National / International News

ACA Employer Mandate Hits Another Speed Bump

NPR News - Mon, 2014-02-10 13:00

The Obama administration is again delaying the part of the Affordable Care Act that mandates many employers to provide workers with health insurance or face potential penalties. This time, it has announced that smaller employers — those with fewer than 100 workers — can get an yearlong delay before facing requirements if they ask for it.

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Looking To Escape The Polar Vortex? Head North To Alaska

NPR News - Mon, 2014-02-10 13:00

Many Alaskans are watching the lower 48 suffer through the cold and snowy winter with one reaction: envy. That's because Alaska is enduring the opposite, facing record high temperatures and extremely low snow totals. Alaska Public Radio Network's Annie Feidt reports that the unusual weather has made it difficult for residents to enjoy the winter sports, like skiing, that are popular in the state.

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Building Pressure May Mean Progress In Israeli Peace Talks

NPR News - Mon, 2014-02-10 13:00

As political sparring has gotten increasingly nasty in Israel, U.S. Secretary of State John Kerry has found himself caught in the crossfire for his role in the peace talks. State Department spokesperson Jen Psaki points to this criticism as a sign that Israeli and Palestinian sides are getting down to the painful details. Neither side wants to be labeled as the one to end negotiations, but outsiders are nevertheless striving to exert diplomatic and financial pressure in order to ensure talks continue. Some say that this pressure alone may get a framework for peace signed.

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Legislators Make A Field Trip To Investigate W.Va Spill

NPR News - Mon, 2014-02-10 13:00

Several members of Congress are convening a field hearing on January's toxic water crisis in West Virginia, gathering in Charleston to listen to officials testify about the safety of the water. While officials testified that the water was now suitable for drinking and bathing, there is one word nobody would use to describe the water: safe.

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In Britain, Deluge Shows No Signs Of Slowing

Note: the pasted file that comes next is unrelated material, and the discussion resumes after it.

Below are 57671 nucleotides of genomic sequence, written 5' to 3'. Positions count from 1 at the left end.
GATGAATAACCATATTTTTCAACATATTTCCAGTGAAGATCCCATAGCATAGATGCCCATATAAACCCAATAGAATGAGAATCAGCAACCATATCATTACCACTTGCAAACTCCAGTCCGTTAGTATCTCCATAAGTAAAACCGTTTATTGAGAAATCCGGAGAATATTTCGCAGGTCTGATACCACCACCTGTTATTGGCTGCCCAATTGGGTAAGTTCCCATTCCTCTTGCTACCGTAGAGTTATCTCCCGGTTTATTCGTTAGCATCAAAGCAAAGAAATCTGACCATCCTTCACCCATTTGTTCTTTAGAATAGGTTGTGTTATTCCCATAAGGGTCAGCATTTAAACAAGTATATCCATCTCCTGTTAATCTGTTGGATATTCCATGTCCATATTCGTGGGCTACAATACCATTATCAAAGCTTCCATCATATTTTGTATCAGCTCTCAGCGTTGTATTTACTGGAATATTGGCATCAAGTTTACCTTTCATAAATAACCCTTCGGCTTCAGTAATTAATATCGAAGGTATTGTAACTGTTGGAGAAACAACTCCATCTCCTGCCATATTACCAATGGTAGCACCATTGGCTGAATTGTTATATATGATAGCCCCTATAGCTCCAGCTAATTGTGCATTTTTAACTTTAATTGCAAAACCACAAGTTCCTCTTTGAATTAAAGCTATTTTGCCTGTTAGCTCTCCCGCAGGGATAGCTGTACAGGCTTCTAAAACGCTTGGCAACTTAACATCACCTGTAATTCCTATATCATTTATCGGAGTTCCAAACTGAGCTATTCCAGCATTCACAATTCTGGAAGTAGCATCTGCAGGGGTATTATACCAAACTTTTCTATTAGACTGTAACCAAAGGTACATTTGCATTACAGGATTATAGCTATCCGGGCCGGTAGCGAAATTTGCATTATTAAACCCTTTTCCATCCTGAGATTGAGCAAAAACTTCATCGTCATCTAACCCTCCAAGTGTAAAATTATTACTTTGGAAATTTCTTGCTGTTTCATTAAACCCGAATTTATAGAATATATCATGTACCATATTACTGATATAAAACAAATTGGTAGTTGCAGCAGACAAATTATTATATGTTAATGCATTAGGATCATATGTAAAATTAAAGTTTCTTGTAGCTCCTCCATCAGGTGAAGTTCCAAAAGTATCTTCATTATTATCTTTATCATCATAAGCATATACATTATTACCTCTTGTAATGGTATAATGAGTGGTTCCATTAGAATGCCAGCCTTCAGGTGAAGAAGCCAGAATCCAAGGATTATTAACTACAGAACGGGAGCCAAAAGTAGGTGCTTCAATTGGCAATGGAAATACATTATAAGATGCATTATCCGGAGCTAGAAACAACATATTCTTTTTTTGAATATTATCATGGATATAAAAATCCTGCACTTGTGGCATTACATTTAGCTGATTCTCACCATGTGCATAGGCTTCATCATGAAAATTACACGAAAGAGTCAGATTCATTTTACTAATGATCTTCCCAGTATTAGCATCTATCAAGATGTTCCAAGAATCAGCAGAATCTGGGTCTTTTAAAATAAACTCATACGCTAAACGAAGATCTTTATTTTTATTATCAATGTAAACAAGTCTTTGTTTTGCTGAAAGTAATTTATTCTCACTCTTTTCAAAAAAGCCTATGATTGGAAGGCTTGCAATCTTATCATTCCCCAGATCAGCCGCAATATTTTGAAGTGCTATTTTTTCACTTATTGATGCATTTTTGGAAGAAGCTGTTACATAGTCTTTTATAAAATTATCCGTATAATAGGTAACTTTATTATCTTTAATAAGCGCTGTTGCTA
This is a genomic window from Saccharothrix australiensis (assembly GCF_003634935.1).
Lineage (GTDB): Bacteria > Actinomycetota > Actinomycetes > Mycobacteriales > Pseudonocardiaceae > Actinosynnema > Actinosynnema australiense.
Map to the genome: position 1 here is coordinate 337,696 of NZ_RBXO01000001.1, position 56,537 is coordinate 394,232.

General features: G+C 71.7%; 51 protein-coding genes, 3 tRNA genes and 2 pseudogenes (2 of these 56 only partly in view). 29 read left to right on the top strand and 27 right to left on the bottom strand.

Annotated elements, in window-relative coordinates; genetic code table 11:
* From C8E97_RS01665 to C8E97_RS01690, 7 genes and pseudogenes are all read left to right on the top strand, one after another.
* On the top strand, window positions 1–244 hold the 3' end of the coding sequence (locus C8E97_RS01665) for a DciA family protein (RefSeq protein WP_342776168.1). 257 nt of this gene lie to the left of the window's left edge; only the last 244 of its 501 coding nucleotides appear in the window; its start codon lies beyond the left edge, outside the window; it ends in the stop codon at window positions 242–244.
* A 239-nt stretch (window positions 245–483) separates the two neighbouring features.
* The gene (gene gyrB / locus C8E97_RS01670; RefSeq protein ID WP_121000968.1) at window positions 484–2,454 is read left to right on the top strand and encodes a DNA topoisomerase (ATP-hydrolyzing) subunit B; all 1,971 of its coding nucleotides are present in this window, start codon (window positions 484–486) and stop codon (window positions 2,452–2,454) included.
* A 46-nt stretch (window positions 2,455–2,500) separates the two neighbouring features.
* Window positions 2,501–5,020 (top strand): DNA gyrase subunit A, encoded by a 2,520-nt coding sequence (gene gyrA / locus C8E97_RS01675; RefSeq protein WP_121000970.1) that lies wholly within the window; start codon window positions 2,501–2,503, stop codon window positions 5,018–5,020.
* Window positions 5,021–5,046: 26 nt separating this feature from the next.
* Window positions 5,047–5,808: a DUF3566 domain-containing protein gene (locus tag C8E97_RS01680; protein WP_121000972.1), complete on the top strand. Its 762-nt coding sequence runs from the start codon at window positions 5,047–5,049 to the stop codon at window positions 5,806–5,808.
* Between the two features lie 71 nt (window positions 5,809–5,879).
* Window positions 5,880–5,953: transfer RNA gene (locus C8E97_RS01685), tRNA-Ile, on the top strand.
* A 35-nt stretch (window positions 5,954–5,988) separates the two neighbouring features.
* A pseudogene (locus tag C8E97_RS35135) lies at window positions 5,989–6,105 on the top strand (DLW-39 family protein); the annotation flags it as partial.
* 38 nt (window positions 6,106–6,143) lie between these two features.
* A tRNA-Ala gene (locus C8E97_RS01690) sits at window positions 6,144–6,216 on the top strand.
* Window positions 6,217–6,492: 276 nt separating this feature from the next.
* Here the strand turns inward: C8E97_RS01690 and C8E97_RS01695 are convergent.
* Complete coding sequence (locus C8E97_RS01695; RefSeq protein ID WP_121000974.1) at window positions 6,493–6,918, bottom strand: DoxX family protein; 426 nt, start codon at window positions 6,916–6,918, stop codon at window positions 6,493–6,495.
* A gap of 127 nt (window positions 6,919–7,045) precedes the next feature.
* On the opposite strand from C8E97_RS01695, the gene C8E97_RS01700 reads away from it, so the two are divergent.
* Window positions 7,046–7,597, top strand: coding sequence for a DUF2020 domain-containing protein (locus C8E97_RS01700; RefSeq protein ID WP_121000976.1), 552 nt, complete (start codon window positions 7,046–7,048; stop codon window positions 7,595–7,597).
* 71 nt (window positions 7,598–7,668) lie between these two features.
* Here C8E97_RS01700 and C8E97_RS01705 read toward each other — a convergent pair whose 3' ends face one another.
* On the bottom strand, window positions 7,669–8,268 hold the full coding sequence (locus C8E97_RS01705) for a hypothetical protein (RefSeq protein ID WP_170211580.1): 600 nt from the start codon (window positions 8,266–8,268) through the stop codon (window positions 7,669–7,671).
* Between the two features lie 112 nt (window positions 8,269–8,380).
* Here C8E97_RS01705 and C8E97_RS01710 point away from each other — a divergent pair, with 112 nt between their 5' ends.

NPR News - Mon, 2014-02-10 13:00

The winter weather in Britain is even worse than people expected this year. For more than a month now, the British Isles have been battered with storms that have destroyed train tracks, blocked roads and flooded large parts of the country. And as NPR's Ari Shapiro reports from London, there's no end in sight to the dismal weather.

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Troubled Cease-Fire In Syria Still Leaves Some Evacuees Dead

NPR News - Mon, 2014-02-10 13:00

Melissa Block speaks with Sam Dagher of The Wall Street Journal about the latest developments in the Syrian city of Homs. A temporary humanitarian cease-fire has been extended for three more days since the U.N.-brokered deal took effect Friday. Hundreds of civilians have been evacuated from Homs' Old City, a rebel-held territory that has been under siege by government forces for more than a year.

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For Openly Gay Football Player, Coming Out Came In Stages

NPR News - Mon, 2014-02-10 13:00

Former University of Missouri defensive end Michael Sam announced over the weekend that he was gay. Sam, who likely will soon enter the upcoming NFL draft, may become the first openly gay player ever in the NFL. Melissa Block gets the story behind Sam's decision from Cyd Zeigler, the editor and co-founder of OutSports, a sports news website that is dedicated to covering lesbian, gay, bisexual and transgender athletes.

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Out Of The Closet And Into The Draft: Michael Sam's NFL Prospects

NPR News - Mon, 2014-02-10 13:00

Former University of Missouri football player Michael Sam revealed over the weekend that he is gay. Sam, an All-American defensive lineman, may become the first openly gay player in the history of the NFL if he is selected in this year's draft. Since he made his announcement, reactions have streamed in from every corner of the football world.

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Fate Of Former New Orleans Mayor Now In Jury's Hands